I suppose a lot of that depends on how mentally sharp you are once you’ve advanced in age, although I’d argue that a year definitely isn’t a year.
But I guess you’d have to ask yourself which you’d rather rely on in old age: dividends or the value of your portfolio?
If you’re going to live off of your investments for decades, your odds of experiencing multiple bear markets increases dramatically. What if you experience one when you’re 80? Do you really want to be thinking about how long your money’s going to last, what kind of adjustments you might have to make to your withdrawal rate, and what the stock market is up to?
The practical nature of dividends extends out living off of them in old age, in my opinion.
Dividends are simply deposited into my brokerage account. I don’t have to do anything for that to happen. I don’t have to follow the market. I don’t have to sell stocks. I don’t have to worry about robotraders and rumors.
And if you’re able to put yourself in a position where you’re living off of growing dividend income at a young age, you have wonderful odds that your snowball will start to roll away from you and create so much passive income that you couldn’t possibly spend it.
If you start living off of, say, $20,000 per year in dividend income at 40 years old (more or less in line with my personal long-term goal), you can assume (using the rule of 72) that dividend income will roughly double every decade if the dividends are increased at a 7% annual rate in aggregate. Based off of my numbers and the long-term numbers of the blue-chip stocks I track and invest in, that seems pretty reasonable to assume. So that means you’re looking at something like $40,000 per year in dividend income at 50. $80,000 in dividend income at 60. $160,000 in dividend income at 70. $320,000 in dividend income per year at 80. Compounding at its finest.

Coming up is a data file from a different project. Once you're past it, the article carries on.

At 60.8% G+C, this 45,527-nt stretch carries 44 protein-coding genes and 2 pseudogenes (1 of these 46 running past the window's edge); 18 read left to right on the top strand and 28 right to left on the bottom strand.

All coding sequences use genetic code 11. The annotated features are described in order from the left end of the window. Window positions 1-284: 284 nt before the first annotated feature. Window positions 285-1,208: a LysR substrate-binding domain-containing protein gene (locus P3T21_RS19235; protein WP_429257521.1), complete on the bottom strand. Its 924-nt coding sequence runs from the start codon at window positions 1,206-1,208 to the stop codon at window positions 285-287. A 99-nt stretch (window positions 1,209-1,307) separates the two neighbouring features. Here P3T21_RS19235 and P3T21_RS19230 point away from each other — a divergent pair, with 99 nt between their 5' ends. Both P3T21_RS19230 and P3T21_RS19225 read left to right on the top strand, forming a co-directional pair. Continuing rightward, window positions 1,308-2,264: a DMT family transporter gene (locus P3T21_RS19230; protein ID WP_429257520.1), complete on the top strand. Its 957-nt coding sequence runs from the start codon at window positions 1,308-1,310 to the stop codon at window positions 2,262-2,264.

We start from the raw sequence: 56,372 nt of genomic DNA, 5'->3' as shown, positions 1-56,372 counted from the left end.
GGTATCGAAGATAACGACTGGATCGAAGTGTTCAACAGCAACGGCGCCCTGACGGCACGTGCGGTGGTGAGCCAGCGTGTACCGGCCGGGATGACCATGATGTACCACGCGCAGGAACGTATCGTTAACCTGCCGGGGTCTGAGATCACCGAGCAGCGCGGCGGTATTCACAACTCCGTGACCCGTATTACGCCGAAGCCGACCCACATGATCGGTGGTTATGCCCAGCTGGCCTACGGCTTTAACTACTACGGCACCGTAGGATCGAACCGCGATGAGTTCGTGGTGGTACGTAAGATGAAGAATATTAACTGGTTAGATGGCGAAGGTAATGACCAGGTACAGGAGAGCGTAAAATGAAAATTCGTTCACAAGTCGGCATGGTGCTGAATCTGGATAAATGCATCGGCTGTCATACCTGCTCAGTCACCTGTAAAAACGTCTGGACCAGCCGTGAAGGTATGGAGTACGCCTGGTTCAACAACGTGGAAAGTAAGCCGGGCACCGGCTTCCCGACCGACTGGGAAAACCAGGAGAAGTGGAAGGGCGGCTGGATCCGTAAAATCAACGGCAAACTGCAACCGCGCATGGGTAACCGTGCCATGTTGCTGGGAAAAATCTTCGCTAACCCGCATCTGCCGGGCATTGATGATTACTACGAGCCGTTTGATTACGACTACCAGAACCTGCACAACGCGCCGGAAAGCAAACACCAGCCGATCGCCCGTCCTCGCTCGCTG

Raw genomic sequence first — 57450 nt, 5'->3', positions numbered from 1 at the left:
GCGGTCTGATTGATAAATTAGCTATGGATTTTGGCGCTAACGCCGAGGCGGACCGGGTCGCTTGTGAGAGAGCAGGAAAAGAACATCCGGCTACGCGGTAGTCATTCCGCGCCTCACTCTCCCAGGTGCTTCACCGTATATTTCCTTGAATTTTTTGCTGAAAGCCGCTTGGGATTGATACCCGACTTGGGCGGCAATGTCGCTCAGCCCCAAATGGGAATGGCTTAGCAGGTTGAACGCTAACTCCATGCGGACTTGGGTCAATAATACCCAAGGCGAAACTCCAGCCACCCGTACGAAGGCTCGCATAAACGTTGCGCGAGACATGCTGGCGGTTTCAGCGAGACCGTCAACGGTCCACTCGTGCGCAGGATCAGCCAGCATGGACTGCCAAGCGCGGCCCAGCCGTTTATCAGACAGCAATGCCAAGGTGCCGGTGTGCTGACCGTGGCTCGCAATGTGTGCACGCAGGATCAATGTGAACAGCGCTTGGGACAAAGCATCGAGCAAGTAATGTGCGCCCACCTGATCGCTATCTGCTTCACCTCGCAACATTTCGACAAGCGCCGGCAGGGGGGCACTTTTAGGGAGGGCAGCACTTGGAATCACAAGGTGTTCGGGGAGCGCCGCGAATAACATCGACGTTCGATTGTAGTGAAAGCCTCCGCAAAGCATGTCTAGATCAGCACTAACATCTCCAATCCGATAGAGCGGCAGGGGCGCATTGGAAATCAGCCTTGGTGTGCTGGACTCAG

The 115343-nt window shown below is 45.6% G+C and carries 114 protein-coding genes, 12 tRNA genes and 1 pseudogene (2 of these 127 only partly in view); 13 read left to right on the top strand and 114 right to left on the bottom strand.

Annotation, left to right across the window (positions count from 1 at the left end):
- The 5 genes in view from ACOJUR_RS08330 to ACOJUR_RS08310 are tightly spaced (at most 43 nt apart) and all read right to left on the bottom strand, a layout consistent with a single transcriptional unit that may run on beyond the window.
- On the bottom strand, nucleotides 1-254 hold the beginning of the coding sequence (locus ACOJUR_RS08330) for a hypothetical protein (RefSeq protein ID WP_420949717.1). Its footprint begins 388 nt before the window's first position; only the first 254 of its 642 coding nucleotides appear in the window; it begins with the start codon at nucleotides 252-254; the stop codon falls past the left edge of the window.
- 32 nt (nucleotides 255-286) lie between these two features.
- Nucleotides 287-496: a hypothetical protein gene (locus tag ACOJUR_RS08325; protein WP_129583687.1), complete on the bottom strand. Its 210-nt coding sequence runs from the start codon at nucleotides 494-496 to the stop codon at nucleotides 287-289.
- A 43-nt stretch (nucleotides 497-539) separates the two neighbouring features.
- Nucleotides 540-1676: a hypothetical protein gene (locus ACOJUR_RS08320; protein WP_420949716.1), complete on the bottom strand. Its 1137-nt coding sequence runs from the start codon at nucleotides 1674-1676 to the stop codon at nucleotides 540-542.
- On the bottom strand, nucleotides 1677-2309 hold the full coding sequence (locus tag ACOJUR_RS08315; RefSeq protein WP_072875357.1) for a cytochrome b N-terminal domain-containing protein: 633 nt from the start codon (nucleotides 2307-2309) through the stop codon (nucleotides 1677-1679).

So I guess you look at that and you think about the practical nature of generating income without worry or input, and what I see is a problem where I’m 80 and probably can’t figure out how to possibly spend all of my passive income.
Would I rather worry about actuarial tables and whether I need to adjust on the fly at 80 years old or how I’m going to spend all of my money? Moreover, who cares what stock prices are doing when you have hundreds of thousands of dollars coming your way without having to lift a finger?
Now, a dividend cut or two or three could surely pop up over time. And a company or two could even possibly go sideways or bankrupt on you. Especially when we’re talking about decades here.
But like I’ve discussed before, diversifying your portfolio out over a few dozen or more high-quality dividend growth stocks means that even income loss from a dividend cut or two will quickly become rectified by dividend raises from the other stocks in the portfolio. Furthermore, an investor’s income is not only quickly made whole once again when one has many other companies increasing their payouts, but that income actually increases shortly thereafter. And that’s before factoring in the strong odds that the companies that temporarily experienced enough trouble to cut their dividends later reinstate them at the full amount.